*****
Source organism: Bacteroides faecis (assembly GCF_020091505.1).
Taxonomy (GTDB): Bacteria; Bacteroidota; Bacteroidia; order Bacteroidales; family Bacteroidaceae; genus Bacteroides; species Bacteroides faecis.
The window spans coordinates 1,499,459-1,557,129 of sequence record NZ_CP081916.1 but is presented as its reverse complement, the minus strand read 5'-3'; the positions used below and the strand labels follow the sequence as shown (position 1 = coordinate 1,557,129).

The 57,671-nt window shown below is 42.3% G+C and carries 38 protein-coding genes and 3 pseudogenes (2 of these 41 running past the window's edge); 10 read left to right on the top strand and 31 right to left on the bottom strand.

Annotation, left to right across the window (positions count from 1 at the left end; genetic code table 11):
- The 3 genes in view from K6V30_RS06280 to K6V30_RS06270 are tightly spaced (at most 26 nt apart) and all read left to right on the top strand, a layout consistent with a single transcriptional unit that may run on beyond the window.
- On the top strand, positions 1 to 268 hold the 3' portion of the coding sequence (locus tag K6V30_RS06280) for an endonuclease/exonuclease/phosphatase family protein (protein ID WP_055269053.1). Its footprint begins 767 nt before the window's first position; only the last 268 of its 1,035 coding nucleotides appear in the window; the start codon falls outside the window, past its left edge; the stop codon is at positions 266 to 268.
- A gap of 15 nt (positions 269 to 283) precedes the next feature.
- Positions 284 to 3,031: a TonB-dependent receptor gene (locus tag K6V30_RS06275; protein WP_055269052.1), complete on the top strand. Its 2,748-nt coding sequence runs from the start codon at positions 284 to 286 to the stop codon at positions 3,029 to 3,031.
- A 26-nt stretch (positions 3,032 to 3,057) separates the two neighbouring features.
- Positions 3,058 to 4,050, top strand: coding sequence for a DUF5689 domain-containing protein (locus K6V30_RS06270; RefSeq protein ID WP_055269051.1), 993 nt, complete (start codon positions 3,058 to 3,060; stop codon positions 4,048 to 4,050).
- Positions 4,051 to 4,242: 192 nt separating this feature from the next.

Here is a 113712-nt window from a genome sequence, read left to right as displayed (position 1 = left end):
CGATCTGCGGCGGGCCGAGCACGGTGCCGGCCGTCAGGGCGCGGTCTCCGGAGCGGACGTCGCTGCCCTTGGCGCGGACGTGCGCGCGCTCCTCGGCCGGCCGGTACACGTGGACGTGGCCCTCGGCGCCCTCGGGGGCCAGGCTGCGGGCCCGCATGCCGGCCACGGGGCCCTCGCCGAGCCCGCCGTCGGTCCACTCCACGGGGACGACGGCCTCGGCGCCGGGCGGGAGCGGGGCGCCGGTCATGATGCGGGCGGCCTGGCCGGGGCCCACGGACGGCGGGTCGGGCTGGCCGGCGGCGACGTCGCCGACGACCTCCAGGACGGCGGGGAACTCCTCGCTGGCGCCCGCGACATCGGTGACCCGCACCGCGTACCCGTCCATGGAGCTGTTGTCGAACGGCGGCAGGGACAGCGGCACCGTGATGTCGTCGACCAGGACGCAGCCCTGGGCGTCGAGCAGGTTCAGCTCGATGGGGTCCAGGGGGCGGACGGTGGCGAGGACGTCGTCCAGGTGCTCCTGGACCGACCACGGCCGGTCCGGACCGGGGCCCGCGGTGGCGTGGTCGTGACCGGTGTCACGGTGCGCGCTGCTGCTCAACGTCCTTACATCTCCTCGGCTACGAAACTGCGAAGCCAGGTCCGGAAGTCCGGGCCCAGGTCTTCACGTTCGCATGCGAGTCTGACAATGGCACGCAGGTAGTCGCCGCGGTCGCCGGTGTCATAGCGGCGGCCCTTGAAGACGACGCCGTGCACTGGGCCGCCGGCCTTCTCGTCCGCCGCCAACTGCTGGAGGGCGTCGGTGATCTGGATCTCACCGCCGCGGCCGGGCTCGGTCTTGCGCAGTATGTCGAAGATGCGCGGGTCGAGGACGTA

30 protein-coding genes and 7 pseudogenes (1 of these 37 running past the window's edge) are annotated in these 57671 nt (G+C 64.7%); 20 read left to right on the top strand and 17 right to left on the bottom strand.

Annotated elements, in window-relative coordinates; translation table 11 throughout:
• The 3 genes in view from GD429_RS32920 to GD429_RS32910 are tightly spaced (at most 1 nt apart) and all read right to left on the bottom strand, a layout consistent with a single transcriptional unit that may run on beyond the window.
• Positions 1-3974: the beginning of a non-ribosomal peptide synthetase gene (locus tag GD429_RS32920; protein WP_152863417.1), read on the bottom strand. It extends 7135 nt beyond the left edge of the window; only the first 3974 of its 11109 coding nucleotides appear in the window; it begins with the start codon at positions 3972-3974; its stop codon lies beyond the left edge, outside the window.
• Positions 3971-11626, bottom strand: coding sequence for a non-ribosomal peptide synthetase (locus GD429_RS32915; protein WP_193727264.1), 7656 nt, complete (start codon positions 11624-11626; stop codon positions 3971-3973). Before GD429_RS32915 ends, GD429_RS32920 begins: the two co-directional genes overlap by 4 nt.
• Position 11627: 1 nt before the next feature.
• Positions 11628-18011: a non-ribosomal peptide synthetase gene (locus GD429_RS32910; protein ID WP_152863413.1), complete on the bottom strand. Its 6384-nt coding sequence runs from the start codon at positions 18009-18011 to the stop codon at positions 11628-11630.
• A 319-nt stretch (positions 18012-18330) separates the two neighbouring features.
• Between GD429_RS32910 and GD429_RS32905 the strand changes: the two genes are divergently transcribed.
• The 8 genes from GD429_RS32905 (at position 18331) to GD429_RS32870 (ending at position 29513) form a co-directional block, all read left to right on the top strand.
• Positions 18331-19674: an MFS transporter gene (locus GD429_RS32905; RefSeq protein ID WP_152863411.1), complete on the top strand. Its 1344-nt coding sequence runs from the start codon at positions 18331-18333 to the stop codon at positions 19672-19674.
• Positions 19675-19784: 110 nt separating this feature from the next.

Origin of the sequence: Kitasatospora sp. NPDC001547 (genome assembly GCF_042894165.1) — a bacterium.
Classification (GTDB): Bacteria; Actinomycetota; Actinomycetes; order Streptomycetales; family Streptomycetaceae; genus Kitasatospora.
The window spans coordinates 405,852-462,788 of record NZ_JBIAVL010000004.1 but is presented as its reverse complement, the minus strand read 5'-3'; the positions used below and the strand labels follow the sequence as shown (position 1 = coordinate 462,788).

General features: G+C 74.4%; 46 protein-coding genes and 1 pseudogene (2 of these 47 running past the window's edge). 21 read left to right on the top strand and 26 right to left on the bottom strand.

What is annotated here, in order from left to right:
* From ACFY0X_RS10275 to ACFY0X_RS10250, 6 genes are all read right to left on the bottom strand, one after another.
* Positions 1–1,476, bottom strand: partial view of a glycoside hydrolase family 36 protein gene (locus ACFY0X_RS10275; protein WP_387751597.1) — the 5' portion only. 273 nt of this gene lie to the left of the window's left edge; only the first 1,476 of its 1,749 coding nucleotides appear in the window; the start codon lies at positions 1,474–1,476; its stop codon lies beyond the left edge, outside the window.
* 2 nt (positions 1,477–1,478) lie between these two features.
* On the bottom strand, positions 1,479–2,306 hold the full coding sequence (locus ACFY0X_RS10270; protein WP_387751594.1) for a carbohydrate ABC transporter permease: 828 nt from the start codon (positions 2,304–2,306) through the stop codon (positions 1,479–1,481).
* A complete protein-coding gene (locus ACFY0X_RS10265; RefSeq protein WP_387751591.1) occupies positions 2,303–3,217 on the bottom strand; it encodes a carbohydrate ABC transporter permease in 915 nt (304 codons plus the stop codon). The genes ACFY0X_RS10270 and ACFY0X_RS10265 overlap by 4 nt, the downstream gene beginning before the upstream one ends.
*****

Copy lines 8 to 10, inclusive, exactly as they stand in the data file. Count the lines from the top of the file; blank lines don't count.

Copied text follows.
- A gap of 15 nt (positions 269 to 283) precedes the next feature.
- Positions 284 to 3,031: a TonB-dependent receptor gene (locus tag K6V30_RS06275; protein WP_055269052.1), complete on the top strand. Its 2,748-nt coding sequence runs from the start codon at positions 284 to 286 to the stop codon at positions 3,029 to 3,031.
- A 26-nt stretch (positions 3,032 to 3,057) separates the two neighbouring features.